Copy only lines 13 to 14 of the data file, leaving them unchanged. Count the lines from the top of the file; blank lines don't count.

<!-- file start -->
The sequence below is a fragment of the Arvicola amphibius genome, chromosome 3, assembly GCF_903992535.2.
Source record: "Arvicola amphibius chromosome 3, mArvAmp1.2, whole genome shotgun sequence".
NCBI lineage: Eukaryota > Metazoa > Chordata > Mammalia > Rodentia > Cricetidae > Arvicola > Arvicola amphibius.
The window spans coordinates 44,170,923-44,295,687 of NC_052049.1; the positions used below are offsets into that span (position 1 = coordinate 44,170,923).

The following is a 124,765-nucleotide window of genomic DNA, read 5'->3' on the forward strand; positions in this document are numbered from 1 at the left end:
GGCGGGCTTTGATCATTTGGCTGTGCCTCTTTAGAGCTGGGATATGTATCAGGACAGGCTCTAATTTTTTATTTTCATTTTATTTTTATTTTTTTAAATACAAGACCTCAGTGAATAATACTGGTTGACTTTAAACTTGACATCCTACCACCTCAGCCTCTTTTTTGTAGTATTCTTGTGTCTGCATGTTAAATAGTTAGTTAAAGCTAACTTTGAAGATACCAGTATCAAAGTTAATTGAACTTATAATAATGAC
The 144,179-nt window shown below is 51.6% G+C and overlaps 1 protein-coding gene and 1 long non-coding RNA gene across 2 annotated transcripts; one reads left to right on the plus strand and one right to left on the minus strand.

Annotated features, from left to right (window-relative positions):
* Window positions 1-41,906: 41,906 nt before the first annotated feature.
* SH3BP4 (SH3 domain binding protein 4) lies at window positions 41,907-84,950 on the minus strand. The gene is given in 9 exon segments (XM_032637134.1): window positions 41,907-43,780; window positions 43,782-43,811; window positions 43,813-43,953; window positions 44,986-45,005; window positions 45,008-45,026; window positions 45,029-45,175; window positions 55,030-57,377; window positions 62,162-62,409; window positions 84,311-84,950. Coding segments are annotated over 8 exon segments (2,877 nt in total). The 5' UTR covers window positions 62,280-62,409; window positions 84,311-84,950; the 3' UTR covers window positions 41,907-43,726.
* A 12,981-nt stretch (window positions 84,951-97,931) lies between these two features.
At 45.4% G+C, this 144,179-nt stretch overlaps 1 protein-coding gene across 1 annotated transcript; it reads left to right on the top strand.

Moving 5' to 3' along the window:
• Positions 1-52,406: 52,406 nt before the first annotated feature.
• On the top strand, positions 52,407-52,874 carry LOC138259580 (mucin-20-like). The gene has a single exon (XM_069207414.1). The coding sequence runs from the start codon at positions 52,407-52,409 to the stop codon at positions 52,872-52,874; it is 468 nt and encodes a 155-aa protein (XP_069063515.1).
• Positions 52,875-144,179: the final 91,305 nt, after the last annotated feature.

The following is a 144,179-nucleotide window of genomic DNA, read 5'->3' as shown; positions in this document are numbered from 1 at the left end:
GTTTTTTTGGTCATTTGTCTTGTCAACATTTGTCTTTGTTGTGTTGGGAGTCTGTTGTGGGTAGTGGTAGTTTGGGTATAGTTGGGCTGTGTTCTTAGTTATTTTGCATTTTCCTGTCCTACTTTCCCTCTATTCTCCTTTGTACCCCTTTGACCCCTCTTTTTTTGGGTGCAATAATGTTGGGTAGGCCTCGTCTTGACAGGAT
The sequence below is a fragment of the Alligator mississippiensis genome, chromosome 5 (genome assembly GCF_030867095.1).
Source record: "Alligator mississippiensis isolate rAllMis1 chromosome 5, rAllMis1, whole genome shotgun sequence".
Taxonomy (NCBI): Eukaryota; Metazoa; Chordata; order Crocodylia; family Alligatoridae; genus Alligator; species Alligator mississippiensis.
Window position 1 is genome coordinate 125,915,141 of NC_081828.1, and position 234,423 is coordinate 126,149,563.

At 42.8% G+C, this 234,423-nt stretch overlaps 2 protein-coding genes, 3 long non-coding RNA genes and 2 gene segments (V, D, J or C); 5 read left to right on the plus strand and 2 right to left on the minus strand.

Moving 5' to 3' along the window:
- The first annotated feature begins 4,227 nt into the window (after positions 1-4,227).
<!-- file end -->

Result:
Moving 5' to 3' along the window:
• Positions 1-52,406: 52,406 nt before the first annotated feature.